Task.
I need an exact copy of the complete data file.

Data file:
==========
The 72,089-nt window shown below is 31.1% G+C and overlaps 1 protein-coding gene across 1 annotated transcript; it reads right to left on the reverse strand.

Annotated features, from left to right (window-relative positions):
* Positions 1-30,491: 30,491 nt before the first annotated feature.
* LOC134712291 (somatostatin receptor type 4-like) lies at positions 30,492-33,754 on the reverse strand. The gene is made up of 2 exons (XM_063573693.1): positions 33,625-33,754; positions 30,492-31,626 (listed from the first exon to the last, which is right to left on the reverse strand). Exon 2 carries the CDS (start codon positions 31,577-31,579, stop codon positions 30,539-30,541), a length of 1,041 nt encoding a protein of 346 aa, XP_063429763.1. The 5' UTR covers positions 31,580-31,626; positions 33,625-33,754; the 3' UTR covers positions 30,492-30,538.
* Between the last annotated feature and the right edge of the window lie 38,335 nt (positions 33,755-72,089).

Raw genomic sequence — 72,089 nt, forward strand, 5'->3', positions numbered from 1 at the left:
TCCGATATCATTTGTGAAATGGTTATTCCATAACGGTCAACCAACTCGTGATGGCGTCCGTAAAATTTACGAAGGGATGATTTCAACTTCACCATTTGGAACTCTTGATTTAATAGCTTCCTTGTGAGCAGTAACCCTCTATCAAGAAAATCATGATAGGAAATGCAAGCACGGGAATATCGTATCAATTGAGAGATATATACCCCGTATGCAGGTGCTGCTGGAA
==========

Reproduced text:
The 72,089-nt window shown below is 31.1% G+C and overlaps 1 protein-coding gene across 1 annotated transcript; it reads right to left on the reverse strand.

Annotated features, from left to right (window-relative positions):
* Positions 1-30,491: 30,491 nt before the first annotated feature.
* LOC134712291 (somatostatin receptor type 4-like) lies at positions 30,492-33,754 on the reverse strand. The gene is made up of 2 exons (XM_063573693.1): positions 33,625-33,754; positions 30,492-31,626 (listed from the first exon to the last, which is right to left on the reverse strand). Exon 2 carries the CDS (start codon positions 31,577-31,579, stop codon positions 30,539-30,541), a length of 1,041 nt encoding a protein of 346 aa, XP_063429763.1. The 5' UTR covers positions 31,580-31,626; positions 33,625-33,754; the 3' UTR covers positions 30,492-30,538.
* Between the last annotated feature and the right edge of the window lie 38,335 nt (positions 33,755-72,089).

Raw genomic sequence — 72,089 nt, forward strand, 5'->3', positions numbered from 1 at the left:
TCCGATATCATTTGTGAAATGGTTATTCCATAACGGTCAACCAACTCGTGATGGCGTCCGTAAAATTTACGAAGGGATGATTTCAACTTCACCATTTGGAACTCTTGATTTAATAGCTTCCTTGTGAGCAGTAACCCTCTATCAAGAAAATCATGATAGGAAATGCAAGCACGGGAATATCGTATCAATTGAGAGATATATACCCCGTATGCAGGTGCTGCTGGAA